Embodied cognition and emotion in multisensory media
Licentiate thesis, 2007
Emotions underlie most events in our everyday life perception. They prepare ourselves for an optimum response to these events, either showing attraction or rejection to them. Likewise, media has the power to evoke in us similar affective processes as the ones created by real situations. Considering the growing number of new media applications and the amount of time we spend interacting with them, it is natural that an increasing body of research is now focusing on affective reactions and their impact on media perception.
The research presented in this thesis concerns the role of emotions in media experiences. Special attention is paid to auditory-induced emotions even though contributions of other sensory modalities (visual, vibrotactile) to the affective media experience are also studied. In this work, emotions are approached from a perspective of embodiment. The concepts of embodied cognition and embodied emotion emphasize the idea that the body is strongly connected to the information processing. In line with this theory, the presented research used stimuli associated with a person's own body (self-representation sounds, e.g. heartbeat) or stimuli that occurred in a peripersonal space. It was hypothesized that stimuli resulting in the increase of body awareness might increase emotional experience and vice versa.
Paper I represents a field-study in a cinema using different questionnaire-based measures of a subjective media experience. In addition, the influence of personality traits on the media experience was investigated. This paper explored how auditory information can compensate for the reduced visual information (frame rate) on a film.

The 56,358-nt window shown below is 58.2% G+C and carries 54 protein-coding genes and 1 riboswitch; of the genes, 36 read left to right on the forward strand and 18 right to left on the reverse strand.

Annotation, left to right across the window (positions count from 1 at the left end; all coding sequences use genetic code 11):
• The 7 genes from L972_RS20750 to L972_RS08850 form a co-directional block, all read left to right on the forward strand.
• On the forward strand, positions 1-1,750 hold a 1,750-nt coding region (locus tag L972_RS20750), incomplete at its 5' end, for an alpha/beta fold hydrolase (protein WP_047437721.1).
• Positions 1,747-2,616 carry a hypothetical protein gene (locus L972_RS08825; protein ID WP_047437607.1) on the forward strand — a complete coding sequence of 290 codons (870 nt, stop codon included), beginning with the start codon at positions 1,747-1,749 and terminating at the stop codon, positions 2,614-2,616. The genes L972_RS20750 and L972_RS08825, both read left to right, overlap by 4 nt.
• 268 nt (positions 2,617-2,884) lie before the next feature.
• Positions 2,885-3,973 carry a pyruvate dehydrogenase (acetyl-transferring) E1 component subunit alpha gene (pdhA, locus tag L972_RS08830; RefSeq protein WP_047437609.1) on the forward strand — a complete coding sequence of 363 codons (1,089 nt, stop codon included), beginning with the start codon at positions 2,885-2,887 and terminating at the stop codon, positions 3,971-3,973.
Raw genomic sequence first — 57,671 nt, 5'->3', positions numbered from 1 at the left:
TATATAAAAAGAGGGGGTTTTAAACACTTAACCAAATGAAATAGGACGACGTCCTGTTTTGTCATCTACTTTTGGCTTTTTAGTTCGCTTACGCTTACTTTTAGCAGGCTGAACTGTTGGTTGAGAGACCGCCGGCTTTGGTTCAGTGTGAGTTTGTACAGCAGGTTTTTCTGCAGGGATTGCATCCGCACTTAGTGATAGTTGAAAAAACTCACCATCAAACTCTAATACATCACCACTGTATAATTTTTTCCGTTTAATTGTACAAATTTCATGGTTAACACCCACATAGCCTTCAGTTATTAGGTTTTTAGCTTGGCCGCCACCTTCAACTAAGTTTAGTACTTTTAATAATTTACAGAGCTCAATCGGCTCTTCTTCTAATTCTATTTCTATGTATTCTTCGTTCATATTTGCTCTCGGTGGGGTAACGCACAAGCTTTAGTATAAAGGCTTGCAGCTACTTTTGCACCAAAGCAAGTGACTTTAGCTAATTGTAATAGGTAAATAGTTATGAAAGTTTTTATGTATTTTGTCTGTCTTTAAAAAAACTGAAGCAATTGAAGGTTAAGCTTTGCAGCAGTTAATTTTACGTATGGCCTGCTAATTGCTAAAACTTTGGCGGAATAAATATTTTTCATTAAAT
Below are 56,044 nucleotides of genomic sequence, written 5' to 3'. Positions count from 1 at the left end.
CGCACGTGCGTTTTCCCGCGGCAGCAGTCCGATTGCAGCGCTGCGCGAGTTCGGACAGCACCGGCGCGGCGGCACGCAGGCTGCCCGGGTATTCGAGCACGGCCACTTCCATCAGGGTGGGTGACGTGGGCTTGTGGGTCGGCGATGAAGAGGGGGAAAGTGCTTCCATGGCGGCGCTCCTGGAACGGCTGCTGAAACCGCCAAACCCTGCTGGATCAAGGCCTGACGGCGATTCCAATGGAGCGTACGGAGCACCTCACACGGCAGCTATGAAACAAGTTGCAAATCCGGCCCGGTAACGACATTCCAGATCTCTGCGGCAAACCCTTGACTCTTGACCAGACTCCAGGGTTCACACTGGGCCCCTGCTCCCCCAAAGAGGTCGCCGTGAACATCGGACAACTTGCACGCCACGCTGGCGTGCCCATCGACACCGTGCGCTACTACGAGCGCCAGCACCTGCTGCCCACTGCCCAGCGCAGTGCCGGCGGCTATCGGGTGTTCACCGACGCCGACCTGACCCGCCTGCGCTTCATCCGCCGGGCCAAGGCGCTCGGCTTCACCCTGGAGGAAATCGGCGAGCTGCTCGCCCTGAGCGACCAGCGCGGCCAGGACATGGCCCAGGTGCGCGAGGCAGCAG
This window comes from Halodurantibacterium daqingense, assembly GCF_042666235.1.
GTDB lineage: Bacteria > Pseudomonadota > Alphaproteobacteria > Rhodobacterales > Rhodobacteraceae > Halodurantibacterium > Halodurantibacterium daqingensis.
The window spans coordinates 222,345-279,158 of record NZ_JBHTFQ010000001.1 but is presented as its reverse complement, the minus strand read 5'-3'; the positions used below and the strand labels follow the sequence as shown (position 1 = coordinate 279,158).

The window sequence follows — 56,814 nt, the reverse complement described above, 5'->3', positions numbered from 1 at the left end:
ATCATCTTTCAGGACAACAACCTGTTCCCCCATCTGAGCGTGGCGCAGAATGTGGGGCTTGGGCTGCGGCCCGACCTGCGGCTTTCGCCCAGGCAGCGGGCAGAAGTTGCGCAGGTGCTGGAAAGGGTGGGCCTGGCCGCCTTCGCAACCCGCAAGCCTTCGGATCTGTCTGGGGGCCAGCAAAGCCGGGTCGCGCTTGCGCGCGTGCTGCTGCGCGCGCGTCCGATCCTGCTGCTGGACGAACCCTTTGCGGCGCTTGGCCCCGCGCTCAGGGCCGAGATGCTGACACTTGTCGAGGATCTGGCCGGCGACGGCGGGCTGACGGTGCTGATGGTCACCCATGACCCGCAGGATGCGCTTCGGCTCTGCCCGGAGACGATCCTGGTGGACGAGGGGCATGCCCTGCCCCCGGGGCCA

Paper II focuses on the specific effect of the perceived distance to stimuli on emotional experience. In particular, the influence of self-representation sounds on physiology, emotional responses to affective visual stimuli and memory for events was studied. Distant versus close sound reproduction conditions were used to identify whether an "embodied" experience (i.e. participants associating the self-sound with their own) can occur, which allows the emotional responses to be modulated. The multimodal contribution of vibrotactile information was also taken into account.
Paper III concentrates on stimuli approaching one's body and multisensory integration of dynamic information. Specifically, this paper questions whether predictions of motion can be extrapolated from one sensory modality to other. In addition, it was examined whether providing ecological validity to the moving stimuli affects the nature of these dynamic links.